Abdullah Ahmed Abdullah, an Egyptian known as "Saleh," is accused of having a direct role in plotting the U.S. embassy bombings and is charged with murder of all the persons killed. Trial testimony identified "Saleh" as the leader of both East African terrorist cells. He fled Kenya for Pakistan the day before the bombings occurred.

Anas Al-Liby

Saif Al-Adel, an Egyptian, has provided military and intelligence training for al Qaeda members as early as 1990 and sits on al Qaeda's "shura" council, according to prosecutors.

Ahmed Mohammed Hamed Ali, an Egyptian, is not accused of having a direct role in either U.S. embassy bombing but is facing five counts of participating in the broader terrorist conspiracy, including training Somali tribes opposed to U.S. troop presence.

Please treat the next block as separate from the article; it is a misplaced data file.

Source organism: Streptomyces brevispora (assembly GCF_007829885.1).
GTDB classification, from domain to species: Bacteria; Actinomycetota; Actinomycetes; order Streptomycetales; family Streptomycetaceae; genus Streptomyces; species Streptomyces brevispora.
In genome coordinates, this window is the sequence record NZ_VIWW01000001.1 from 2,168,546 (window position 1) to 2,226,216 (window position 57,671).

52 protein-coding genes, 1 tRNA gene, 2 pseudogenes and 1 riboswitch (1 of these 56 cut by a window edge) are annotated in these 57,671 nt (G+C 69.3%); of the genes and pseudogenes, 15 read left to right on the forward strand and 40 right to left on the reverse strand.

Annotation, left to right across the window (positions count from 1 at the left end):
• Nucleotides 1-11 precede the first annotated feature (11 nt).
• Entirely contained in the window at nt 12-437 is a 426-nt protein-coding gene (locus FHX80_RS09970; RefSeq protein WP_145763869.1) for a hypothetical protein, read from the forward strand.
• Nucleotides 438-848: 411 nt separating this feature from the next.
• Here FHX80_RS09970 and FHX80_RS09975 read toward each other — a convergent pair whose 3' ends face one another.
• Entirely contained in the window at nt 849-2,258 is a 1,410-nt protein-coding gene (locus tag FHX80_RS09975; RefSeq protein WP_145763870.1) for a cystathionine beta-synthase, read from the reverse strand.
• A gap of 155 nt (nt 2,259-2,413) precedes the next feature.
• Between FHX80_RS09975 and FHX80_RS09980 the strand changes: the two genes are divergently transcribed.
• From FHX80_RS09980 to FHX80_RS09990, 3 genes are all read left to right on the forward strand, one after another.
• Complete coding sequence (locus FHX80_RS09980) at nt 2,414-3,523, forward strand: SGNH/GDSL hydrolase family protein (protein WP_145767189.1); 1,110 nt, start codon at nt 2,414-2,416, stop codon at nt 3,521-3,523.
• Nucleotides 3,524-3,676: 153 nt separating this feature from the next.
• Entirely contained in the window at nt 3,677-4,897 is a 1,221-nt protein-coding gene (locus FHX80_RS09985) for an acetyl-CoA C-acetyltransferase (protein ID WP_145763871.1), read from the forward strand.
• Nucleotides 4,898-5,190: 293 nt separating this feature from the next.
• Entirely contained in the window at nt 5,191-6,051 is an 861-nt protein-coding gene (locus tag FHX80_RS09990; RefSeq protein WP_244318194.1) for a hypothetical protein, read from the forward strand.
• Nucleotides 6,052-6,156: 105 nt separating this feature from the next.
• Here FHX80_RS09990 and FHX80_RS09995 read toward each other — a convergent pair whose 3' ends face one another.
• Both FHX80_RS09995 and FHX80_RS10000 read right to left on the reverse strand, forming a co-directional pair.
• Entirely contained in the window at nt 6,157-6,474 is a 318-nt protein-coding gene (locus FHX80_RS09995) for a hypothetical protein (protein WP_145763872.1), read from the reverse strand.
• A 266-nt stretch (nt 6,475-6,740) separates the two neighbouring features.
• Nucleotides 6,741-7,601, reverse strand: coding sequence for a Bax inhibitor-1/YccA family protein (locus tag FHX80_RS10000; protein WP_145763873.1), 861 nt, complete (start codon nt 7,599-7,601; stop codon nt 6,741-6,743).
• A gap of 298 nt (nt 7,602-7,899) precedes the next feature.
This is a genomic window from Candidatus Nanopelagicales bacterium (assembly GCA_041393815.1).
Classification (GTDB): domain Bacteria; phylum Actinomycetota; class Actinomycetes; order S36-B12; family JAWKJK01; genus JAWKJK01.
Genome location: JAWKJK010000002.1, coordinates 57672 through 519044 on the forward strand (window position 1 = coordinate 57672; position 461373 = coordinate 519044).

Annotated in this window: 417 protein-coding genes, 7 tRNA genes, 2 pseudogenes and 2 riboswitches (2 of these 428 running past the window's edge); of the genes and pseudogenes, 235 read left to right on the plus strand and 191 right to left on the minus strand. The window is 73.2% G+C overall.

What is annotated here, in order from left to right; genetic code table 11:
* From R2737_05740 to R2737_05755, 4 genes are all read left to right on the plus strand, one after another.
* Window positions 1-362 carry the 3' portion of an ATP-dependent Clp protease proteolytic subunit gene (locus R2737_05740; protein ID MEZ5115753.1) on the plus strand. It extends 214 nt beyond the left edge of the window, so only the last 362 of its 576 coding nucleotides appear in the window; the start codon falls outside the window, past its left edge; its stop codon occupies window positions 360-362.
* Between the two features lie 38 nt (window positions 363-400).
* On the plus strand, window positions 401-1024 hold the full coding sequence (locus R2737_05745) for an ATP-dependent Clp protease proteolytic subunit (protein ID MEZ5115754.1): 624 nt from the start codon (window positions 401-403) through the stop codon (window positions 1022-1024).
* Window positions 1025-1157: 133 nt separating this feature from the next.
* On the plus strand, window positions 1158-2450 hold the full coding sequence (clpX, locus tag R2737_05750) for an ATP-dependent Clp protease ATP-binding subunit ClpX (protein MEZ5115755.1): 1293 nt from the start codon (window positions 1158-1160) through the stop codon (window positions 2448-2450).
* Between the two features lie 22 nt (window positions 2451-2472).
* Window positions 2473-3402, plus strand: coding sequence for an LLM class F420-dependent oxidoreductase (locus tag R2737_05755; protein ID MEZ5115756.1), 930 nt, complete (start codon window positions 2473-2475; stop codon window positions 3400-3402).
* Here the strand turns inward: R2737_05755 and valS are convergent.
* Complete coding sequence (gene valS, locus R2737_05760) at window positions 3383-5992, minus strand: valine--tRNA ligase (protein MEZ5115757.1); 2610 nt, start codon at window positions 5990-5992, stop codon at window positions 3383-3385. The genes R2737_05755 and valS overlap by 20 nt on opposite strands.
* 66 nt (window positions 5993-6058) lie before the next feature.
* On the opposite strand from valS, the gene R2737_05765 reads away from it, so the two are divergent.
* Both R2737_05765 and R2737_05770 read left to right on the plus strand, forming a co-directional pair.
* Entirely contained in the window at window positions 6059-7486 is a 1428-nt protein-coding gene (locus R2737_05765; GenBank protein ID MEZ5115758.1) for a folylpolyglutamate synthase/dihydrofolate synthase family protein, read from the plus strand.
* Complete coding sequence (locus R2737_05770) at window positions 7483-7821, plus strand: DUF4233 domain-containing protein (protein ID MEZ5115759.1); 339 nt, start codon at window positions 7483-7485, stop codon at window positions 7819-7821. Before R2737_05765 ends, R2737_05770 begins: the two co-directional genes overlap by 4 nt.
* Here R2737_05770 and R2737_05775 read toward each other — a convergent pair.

Mushin Musa Matwall Atwah, an Egyptian known as "Abdel Rahman." Prosecutors allege that Atwah provided military and intelligence training for al Qaeda members as early as 1990 in Afghanistan, Pakistan, and Sudan and providing military training and assistance to Somali tribes opposed to U.S. troop presence in 1993. Testimony in the U.S. embassy bombings trial identified "Abdel Rahman" as the man who wired the detonator and explosives in both trucks that exploded at the embassies.

Hijacking of TWA Flight 847, June 14, 1985

Imad Mugniyah

Hassan Izz-Al-Din

Ali Atwa

All of those listed above have been indicted by federal grand juries. They are also covered by a rewards program offering up to $5 million each for their capture.

-- CNN Producer Phil Hirschkorn contributed to this report.